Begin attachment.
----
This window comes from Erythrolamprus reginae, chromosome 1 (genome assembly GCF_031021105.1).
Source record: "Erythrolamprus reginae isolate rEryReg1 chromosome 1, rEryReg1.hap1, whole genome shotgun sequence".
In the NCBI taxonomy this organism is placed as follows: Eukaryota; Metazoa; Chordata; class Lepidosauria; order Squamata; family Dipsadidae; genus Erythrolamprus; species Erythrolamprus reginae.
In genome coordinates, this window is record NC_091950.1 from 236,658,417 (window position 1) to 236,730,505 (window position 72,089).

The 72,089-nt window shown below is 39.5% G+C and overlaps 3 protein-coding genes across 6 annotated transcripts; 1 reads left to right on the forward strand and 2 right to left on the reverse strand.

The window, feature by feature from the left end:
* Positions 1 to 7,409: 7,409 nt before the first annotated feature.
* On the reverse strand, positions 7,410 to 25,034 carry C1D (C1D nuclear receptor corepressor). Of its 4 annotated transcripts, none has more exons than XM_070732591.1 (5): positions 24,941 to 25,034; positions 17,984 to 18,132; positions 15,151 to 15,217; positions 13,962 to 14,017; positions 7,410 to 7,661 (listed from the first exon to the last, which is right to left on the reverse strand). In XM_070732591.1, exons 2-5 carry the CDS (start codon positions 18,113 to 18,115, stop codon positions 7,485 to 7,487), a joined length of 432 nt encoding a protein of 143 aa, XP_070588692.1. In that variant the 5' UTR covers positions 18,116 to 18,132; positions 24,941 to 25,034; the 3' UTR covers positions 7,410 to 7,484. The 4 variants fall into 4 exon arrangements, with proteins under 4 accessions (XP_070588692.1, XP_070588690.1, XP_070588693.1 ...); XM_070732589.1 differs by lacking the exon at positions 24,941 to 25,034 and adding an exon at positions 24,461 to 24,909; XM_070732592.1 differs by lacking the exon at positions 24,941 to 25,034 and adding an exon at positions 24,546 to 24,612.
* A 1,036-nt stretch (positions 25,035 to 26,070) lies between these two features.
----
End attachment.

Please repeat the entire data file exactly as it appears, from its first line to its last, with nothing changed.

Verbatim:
This window comes from Erythrolamprus reginae, chromosome 1 (genome assembly GCF_031021105.1).
Source record: "Erythrolamprus reginae isolate rEryReg1 chromosome 1, rEryReg1.hap1, whole genome shotgun sequence".
In the NCBI taxonomy this organism is placed as follows: Eukaryota; Metazoa; Chordata; class Lepidosauria; order Squamata; family Dipsadidae; genus Erythrolamprus; species Erythrolamprus reginae.
In genome coordinates, this window is record NC_091950.1 from 236,658,417 (window position 1) to 236,730,505 (window position 72,089).

The 72,089-nt window shown below is 39.5% G+C and overlaps 3 protein-coding genes across 6 annotated transcripts; 1 reads left to right on the forward strand and 2 right to left on the reverse strand.

The window, feature by feature from the left end:
* Positions 1 to 7,409: 7,409 nt before the first annotated feature.
* On the reverse strand, positions 7,410 to 25,034 carry C1D (C1D nuclear receptor corepressor). Of its 4 annotated transcripts, none has more exons than XM_070732591.1 (5): positions 24,941 to 25,034; positions 17,984 to 18,132; positions 15,151 to 15,217; positions 13,962 to 14,017; positions 7,410 to 7,661 (listed from the first exon to the last, which is right to left on the reverse strand). In XM_070732591.1, exons 2-5 carry the CDS (start codon positions 18,113 to 18,115, stop codon positions 7,485 to 7,487), a joined length of 432 nt encoding a protein of 143 aa, XP_070588692.1. In that variant the 5' UTR covers positions 18,116 to 18,132; positions 24,941 to 25,034; the 3' UTR covers positions 7,410 to 7,484. The 4 variants fall into 4 exon arrangements, with proteins under 4 accessions (XP_070588692.1, XP_070588690.1, XP_070588693.1 ...); XM_070732589.1 differs by lacking the exon at positions 24,941 to 25,034 and adding an exon at positions 24,461 to 24,909; XM_070732592.1 differs by lacking the exon at positions 24,941 to 25,034 and adding an exon at positions 24,546 to 24,612.
* A 1,036-nt stretch (positions 25,035 to 26,070) lies between these two features.